ANTH 2 - Introduction to Archaeology

Intersession 1998

Instructor: Greg Bondar

Consultation Times: Immediately following class, from 1-2 pm

Office: Department of Anthropology, 419 Carpenter Bldg.

E-mail Address:    

Phone Number: 865-1231

Mail Box: 403 Carpenter Building

The purpose of this course is to introduce you to the ideas and concepts that form the basis of the fascinating and exciting field of archaeology. In general, we will examine the role of archaeology as a source of data about prehistoric systems of behavior.

My expectations are that none of you have any prior course experience in archaeology or anthropology. However, just because this is an introductory class does not mean that I'll only expect you to simply memorize "facts" and then regurgitate them back at me. Instead, I want to strongly encourage critical thinking as the key to understanding the concepts that I will cover in this course. Anybody can memorize and repeat a barrage of "facts" from the Discovery Channel.. I want you to understand why archaeologists believe certain things and how certain processes operate. To get the most out of this class, constantly ask yourself "why is that so?" or "how does this work?". To do well in this class, you will need to be able to explain concepts in this amount of detail. This kind of reasoning is applicable in every other subject that you will study. If nothing else, even if your mind is completely devoid of archaeological thoughts as you hand in your final exams, I hope that you will continue to question and seek to understand both the "facts" of others, and your own experiences.

Course Materials:

Required Texts:

1.) Webster, David L., Susan Toby Evans, and William T. Sanders
1991 Out of the Past: An Introduction to Archaeology. Mayfield Publishers, New York.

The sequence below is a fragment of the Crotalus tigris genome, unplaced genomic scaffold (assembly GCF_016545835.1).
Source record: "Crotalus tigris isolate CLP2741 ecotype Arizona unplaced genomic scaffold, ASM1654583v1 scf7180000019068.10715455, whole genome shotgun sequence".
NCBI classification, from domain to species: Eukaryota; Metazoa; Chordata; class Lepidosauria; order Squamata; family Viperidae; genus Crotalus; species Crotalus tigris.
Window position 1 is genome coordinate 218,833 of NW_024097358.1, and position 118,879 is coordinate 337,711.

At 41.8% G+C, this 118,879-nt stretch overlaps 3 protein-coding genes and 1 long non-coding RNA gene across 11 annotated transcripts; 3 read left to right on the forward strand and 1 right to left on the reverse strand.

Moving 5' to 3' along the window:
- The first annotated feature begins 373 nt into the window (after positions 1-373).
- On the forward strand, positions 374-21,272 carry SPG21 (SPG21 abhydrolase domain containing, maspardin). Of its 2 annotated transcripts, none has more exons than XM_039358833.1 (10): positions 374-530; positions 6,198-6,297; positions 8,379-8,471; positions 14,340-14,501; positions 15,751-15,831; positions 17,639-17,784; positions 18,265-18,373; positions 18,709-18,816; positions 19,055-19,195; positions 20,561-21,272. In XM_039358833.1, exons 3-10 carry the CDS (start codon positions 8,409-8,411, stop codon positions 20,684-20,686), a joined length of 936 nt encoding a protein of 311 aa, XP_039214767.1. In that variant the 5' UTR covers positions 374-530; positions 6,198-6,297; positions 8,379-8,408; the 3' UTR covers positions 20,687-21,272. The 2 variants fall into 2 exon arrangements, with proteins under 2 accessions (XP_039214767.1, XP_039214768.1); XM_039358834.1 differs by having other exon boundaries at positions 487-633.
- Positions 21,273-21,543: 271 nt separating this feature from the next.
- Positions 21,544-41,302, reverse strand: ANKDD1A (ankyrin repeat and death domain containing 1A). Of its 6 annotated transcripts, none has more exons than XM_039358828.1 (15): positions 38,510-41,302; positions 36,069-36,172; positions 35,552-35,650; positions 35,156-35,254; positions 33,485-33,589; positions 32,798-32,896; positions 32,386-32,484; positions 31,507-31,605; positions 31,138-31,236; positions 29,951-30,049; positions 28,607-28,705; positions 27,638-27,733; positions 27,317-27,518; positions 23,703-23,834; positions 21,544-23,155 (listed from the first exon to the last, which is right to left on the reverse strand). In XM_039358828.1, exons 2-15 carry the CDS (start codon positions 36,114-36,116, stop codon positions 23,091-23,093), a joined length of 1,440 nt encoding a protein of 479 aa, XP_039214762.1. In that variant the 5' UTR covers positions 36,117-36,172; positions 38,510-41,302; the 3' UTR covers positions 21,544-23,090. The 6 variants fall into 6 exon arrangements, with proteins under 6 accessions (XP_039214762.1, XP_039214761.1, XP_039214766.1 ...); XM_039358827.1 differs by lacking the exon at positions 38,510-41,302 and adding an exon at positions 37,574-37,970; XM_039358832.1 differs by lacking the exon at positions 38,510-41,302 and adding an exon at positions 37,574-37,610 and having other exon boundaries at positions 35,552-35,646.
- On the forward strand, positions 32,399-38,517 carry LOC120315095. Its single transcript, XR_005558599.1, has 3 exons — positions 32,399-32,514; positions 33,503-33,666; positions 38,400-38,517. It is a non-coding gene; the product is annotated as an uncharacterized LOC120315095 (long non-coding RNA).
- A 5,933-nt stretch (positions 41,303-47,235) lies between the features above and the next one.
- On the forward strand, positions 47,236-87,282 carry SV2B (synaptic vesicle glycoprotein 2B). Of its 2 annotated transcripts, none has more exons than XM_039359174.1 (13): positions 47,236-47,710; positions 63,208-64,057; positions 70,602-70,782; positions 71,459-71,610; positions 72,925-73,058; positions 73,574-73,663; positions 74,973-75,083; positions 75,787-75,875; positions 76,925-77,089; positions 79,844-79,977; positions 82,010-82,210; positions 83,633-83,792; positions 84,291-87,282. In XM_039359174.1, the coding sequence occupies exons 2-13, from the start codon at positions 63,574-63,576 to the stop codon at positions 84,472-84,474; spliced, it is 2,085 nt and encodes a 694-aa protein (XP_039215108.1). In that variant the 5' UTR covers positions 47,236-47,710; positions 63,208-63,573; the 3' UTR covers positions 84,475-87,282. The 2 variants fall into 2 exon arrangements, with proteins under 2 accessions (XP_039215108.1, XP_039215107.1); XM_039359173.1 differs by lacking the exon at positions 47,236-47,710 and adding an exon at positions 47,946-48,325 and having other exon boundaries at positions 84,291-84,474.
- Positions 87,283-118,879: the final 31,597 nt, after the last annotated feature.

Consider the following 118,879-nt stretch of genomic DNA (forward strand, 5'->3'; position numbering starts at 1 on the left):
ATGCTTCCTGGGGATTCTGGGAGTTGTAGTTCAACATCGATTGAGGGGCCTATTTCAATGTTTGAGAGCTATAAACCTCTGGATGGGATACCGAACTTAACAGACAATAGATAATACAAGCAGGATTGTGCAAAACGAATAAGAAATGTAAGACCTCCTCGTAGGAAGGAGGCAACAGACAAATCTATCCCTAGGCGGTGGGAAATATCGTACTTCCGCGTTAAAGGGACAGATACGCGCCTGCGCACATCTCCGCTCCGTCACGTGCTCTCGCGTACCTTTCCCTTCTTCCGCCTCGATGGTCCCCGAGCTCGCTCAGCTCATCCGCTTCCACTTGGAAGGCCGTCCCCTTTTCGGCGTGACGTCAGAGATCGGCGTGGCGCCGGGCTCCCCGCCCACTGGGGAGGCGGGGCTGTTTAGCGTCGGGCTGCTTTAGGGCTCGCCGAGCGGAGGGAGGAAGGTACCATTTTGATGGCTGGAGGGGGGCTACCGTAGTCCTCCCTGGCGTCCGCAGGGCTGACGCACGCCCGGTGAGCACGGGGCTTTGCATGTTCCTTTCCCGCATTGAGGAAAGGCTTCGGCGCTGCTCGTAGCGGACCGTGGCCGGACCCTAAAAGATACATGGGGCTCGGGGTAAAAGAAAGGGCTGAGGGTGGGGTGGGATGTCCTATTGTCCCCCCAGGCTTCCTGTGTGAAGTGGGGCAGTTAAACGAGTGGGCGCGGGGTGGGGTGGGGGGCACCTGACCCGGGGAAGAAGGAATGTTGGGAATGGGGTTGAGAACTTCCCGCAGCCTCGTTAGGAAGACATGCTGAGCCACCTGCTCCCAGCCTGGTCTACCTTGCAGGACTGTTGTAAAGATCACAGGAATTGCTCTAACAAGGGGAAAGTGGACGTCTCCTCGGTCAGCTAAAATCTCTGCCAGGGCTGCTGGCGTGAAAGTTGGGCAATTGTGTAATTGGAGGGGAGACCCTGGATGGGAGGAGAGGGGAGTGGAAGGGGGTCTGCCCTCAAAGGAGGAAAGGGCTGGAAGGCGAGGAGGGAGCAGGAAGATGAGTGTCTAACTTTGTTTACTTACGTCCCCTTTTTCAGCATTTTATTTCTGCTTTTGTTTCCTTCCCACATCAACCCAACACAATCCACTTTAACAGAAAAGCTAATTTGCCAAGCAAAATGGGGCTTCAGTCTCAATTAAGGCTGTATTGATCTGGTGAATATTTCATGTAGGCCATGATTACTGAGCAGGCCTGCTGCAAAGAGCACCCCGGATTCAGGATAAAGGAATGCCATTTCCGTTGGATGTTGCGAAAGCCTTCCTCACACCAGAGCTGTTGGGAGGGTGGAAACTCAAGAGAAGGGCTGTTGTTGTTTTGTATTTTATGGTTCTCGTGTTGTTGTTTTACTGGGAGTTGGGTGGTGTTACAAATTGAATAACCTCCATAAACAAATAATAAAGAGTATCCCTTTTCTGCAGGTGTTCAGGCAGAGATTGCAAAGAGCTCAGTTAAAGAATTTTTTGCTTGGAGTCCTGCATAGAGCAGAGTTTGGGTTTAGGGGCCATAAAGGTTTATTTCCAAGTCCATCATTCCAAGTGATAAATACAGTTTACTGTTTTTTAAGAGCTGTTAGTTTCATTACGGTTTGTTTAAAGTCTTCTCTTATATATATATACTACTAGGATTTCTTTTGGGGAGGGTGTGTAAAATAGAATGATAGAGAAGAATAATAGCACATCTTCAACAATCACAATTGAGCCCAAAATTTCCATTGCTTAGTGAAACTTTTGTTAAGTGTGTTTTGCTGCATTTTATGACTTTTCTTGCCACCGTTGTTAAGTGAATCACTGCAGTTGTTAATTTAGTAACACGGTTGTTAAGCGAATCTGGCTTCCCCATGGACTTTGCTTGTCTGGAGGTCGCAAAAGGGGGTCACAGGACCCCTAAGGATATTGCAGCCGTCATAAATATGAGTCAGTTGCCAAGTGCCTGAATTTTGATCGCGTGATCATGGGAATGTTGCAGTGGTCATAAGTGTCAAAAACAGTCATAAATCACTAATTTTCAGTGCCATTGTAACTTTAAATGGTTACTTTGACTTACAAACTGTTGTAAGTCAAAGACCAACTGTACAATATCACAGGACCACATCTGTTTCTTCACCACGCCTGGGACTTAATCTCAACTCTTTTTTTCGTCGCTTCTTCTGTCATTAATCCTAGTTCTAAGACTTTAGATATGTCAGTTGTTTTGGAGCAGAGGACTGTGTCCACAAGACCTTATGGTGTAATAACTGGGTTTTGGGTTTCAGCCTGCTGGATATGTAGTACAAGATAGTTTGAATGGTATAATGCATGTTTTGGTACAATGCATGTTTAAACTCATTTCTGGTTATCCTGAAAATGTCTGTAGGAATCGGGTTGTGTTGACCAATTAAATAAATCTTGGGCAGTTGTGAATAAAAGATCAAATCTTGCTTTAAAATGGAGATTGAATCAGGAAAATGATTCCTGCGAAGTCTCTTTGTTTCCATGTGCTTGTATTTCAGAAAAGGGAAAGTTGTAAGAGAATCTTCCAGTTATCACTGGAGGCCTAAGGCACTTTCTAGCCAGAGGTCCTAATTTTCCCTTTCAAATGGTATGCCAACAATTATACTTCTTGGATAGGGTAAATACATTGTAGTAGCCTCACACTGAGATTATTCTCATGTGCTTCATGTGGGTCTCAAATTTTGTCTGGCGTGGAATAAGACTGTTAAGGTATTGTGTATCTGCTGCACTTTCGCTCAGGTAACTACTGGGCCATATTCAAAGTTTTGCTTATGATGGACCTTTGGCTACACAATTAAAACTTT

Optional Texts:

2.) Evans, Susan Toby, Webster, David L., and Nancy Gonlin
1991 Out of the Past: The Study Guide. Mayfield Publishers, New York.

3.) Wenke, Robert
1991 Patterns in Prehistory, 3rd. Edition. Oxford University Press, New York.

Additional materials and information are available on the World Wide Web at:

Final Grade Determination:

Your grade will be based on 5 quizzes (50 pts) & three exams (150 pts) for a course total of 200 pts. Each quiz is worth 10 points. While all quizzes are cumulative, emphasis will be placed on current class content.


A 180--200
A- 175--179
B+ 170--174
B 160- 169
B- 155--159
C+ 150--154
C 130--149
D 100--129
F >100

Extra Credit: up to 5 pts for contributing to class discussions, and extra credit work as assigned.

SHORT ANSWER QUIZZES (~10 ques.) & EXAMS (~50 ques.)

The short answer quizzes & exams consist of fill-in-the-blank, multiple choice questions, and regional geographic maps based on material covered in the reading assignments, films, and class discussions.


Unfortunately, a few students in every large class try to "beat the system" by dishonest means. Needless to say, such behavior will not be tolerated and will result in the perpetrator receiving a failing grade for the course. If you feel desperate about your progress in this course, please talk with me before resorting to such self-destructive behavior. My job is to help you learn, not fail.